What Is Back-End Development?
If you’re beginning to prepare for a career change to development, you might be asking yourself what kind of developer you want to be. With that in mind, it’s important to consider the type of programming you want to work on. Depending on which aspects of programming are interesting to you, you’ll find various roles, programs, and languages that meet your interests.
You’ve likely already encountered terms like front-end and back-end development as you’ve been researching the various aspects of web development, but what do they mean? To help you on your path to discovering what kind of web development you want to pursue, we’ll cover some of what makes back-end development, well, back-end development.
Back-End Versus Front-End
Back-end development (also referred to as backend or back end development) is the main skill that powers the web. Any code that is not used for the direct end-user interface would be considered back-end development. On the flip side, anything that has to do with direct interactions with the end-user would be referred to as front-end web development.
Front-end development is just the tip of the iceberg. There is much more to web applications that the end-user does not directly interact with. Starting with code written for servers and databases, back-end developers are the behind-the-scenes architects of the web. Everything together is called full-stack development.
What Do Back-End Developers Do?
Back-end developers focus on designing and building the services, systems, and data layers that support a website or app. This can vary greatly depending on the size and scope of the application they’re working on.
A back-end developer might be involved in the architecture of a system, where they can create the logic to make the web application run and be maintained properly. They tend to spend more time implementing algorithms and solving problems than front-end developers would do.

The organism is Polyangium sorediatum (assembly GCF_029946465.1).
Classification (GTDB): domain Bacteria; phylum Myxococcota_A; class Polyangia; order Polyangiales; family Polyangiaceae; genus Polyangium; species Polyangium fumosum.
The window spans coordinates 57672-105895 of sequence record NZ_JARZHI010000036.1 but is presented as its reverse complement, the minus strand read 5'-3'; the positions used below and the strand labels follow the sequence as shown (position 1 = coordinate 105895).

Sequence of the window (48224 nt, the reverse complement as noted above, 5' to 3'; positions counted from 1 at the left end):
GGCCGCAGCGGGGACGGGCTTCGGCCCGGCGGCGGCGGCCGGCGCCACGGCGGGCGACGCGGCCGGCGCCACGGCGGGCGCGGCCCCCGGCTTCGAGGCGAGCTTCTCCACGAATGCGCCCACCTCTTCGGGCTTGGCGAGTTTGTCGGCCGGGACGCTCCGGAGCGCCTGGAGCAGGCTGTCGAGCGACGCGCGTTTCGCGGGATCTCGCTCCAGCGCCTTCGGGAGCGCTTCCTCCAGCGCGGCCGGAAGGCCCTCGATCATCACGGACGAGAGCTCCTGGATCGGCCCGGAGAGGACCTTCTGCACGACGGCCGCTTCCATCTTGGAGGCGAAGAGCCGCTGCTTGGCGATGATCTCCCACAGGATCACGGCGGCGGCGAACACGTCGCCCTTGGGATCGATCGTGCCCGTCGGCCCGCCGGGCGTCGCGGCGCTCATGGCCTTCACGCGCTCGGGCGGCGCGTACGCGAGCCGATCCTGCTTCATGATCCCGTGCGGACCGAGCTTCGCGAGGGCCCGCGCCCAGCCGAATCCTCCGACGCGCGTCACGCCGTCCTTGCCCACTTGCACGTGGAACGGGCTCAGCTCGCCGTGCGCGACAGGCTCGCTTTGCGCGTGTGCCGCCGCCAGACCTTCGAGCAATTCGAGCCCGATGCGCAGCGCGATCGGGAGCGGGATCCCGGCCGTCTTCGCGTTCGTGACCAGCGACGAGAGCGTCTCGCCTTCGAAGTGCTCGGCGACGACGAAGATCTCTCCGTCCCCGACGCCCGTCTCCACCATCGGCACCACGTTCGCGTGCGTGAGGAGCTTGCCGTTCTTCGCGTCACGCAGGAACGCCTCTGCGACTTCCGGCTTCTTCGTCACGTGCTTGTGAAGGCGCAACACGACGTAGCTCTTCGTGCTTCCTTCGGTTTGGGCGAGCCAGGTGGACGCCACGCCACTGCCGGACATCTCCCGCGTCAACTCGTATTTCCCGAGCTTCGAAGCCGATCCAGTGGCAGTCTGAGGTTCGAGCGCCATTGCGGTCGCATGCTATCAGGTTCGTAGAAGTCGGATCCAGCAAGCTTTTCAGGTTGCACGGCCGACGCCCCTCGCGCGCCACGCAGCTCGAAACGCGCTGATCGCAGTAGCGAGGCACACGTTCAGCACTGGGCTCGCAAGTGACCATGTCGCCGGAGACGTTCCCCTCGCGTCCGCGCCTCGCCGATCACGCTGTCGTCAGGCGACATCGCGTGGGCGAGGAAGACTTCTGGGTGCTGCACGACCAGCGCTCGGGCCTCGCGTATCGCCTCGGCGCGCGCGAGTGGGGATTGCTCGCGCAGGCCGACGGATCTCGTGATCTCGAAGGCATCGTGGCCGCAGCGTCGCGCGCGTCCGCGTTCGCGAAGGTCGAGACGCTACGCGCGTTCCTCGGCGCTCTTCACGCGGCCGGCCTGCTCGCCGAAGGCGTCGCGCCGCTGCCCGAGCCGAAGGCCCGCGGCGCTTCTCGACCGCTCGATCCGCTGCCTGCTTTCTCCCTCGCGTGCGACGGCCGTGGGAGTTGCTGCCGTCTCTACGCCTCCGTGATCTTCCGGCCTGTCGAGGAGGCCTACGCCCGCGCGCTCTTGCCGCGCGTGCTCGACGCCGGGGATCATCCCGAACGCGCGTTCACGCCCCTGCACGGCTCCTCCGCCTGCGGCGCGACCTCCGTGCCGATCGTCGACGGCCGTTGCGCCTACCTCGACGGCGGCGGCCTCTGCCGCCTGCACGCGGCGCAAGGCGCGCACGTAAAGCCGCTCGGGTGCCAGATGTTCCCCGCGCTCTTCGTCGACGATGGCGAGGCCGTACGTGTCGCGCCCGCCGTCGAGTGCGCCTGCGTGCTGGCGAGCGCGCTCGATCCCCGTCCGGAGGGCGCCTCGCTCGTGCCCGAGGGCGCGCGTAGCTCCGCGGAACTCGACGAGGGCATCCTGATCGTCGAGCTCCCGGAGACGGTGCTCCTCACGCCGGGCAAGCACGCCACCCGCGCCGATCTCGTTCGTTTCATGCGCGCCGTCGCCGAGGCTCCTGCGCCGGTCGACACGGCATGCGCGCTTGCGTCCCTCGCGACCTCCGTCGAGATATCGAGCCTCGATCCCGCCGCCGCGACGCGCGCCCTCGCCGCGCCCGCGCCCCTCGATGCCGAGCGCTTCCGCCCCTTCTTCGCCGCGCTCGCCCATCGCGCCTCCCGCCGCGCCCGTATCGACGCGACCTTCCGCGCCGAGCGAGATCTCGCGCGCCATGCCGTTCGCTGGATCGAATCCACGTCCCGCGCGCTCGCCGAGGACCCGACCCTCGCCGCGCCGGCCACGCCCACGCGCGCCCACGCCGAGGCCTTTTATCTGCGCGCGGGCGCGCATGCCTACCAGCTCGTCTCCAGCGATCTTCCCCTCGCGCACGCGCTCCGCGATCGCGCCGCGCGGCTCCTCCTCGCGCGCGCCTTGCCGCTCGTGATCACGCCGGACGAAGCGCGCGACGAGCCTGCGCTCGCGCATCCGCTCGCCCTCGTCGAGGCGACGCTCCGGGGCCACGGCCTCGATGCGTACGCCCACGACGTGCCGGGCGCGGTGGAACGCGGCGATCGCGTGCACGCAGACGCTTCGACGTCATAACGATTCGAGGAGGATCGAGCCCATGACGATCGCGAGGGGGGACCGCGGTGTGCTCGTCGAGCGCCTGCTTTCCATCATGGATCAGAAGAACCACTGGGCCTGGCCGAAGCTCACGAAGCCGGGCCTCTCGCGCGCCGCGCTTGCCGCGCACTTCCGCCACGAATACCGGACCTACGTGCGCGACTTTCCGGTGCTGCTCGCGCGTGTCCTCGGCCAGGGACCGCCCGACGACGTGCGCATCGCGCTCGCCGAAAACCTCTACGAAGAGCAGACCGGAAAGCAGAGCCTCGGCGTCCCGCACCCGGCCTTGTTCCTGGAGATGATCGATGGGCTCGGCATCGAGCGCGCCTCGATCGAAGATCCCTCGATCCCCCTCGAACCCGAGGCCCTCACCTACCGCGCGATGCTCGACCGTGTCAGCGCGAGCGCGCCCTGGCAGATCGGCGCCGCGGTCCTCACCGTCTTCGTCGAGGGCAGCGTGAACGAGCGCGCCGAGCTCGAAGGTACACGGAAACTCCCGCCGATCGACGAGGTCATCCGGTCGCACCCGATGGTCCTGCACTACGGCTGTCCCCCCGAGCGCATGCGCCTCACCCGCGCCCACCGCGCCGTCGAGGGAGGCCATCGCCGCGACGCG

Speaking of which, if you like solving problems, consider Hackbright’s Prep course.
Anyway, aside from making web applications functional, back-end developers are also responsible for optimizing the application for speed and efficiency.
What Programming Languages Should a Back-End Developer Know?
While front-end developers need to know a broad set of tools related to creating user interfaces, back-end developers have a different set of tools and skills required to do their job effectively.
Back-end developers can choose from a variety of languages and frameworks depending on the demands of the application they’re building.
One of the most important skills to learn is writing, reading, and processing data from a database with SQL. Back-end web developers need to be well acquainted with server-side languages to help complement front-end user interfaces.
Languages will vary in file size, performance, compatibility, and the style of programming (front-end, back-end, or full-stack). For example, you may want to use the data processing power of Python for a data-driven site, or leverage the speed of lightweight languages like Ruby for faster processing.
Let’s take a look at some of the most popular programming languages used specifically for back-end development.
With all Android apps being based on Java, it is clear that it has been established as a long-time contender for one of the most useful skills for back-end developers to learn, and it is known for being an industry favorite.
One of the most popular programming languages on the internet, Python is a general-purpose programming language that is often used for data science, data mining, machine learning, and some back-end web development. Some of the most well-known Python frameworks include Django and Flask.
Interested in Learning More?
Many bootcamp and coding university programs teach a full-stack, a combination of both front- and back-end development, in their curriculum. As you prepare for a coding bootcamp, continue your studies after, and are working in your field, you’ll probably pick up new languages and skills that can help you stand out as a front-end, back-end, or full-stack developer.
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